Should "general wellness" products like weight management tools, fitness trackers or relaxation helpers be regulated as de facto medical devices? The US Food and Drug Administration (FDA) doesn't think so, much to the relief of manufacturers of general wellness products.
In recent years, FDA has struggled to regulate new types of products which straddle the line between healthcare product (i.e. a medical device) and general consumer wellness (not regulated by FDA).
Under the Federal Food, Drug and Cosmetic Act (FD&C Act), a medical device is defined as:
An instrument, apparatus, implement, machine, contrivance, implant, in vitro reagent, or other similar or related article, including a component part, or accessory which is:
- recognized in the official National Formulary, or the United States Pharmacopoeia, or any supplement to them
- intended for use in the diagnosis of disease or other conditions, or in the cure, mitigation, treatment, or prevention of disease, in man or other animals
- intended to affect the structure or any function of the body of man or other animals, and which does not achieve any of its primary intended purposes through chemical action within or on the body of man or other animals and which is not dependent upon being metabolized for the achievement of any of its primary intended purposes
For most medical devices, it's relatively easy to determine if a device should be regulated under the FD&C Act. Pacemakers, for example, are clearly regulated under the act, because it affects the structure of the body. An in vitro diagnostic product is clearly a device, because it is used in the diagnosis of disease and other conditions.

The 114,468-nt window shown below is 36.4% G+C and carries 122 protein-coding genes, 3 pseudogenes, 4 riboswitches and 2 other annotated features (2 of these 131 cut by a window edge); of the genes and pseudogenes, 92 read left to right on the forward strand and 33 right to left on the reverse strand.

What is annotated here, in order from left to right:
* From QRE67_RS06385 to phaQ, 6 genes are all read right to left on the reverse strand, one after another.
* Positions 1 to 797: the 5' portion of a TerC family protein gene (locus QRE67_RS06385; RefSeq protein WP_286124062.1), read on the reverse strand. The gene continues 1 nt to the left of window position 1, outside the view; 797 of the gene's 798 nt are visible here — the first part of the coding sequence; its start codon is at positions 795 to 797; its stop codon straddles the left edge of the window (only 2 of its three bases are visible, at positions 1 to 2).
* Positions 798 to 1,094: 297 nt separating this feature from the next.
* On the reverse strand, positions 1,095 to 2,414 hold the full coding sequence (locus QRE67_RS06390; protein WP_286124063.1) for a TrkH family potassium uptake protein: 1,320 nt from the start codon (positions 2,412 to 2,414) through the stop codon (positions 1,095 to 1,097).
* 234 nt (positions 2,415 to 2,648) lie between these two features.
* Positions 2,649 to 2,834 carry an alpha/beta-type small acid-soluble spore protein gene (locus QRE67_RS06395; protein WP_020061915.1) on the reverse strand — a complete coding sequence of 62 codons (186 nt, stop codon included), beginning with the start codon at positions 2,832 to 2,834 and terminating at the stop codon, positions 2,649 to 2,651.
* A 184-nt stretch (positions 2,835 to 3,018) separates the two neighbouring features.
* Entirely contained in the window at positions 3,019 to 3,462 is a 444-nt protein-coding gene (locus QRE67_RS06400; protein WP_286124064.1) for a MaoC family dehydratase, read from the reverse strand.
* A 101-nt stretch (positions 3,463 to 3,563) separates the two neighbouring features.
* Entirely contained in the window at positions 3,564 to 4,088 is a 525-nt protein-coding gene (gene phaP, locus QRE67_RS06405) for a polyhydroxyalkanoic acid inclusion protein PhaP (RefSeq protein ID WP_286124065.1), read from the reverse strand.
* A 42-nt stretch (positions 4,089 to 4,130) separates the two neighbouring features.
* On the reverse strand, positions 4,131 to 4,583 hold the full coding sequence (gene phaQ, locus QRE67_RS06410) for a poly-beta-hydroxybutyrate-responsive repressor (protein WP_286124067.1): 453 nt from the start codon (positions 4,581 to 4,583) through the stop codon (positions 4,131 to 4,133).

But for other classes of devices, including general wellness products, the distinction can be a little bit less clear. For example, consider a smartphone application which suggests a specific diet. If the program is targeted at a "general" audience (i.e. non-disease specific), it likely wouldn't fall under the FD&C Act, because it wouldn't be "intended for use in the … cure, mitigation, treatment or prevention of disease."
But suppose the application was specifically intended for patients with diabetes, and recommended specific food choices intended to help patients with diabetes control their blood sugar? Even if the application recommended the same food as before, when it was targeted toward a general audience, the program would technically be a medical device since it would be intended to mitigate, treat or prevent a specific disease (diabetes).
FDA's New Approach
The lack of regulatory clarity in this particular area had concerned some product developers, who said compliance with FDA quality system regulations (QSRs) and other federal regulations would be too difficult for most software developers.
So in January 2015, FDA released a new draft guidance document, General Wellness: Policy for Low Risk Devices, in which the regulator exempted most general wellness products from federal regulatory requirements, including pre-market review and post-market surveillance requirements.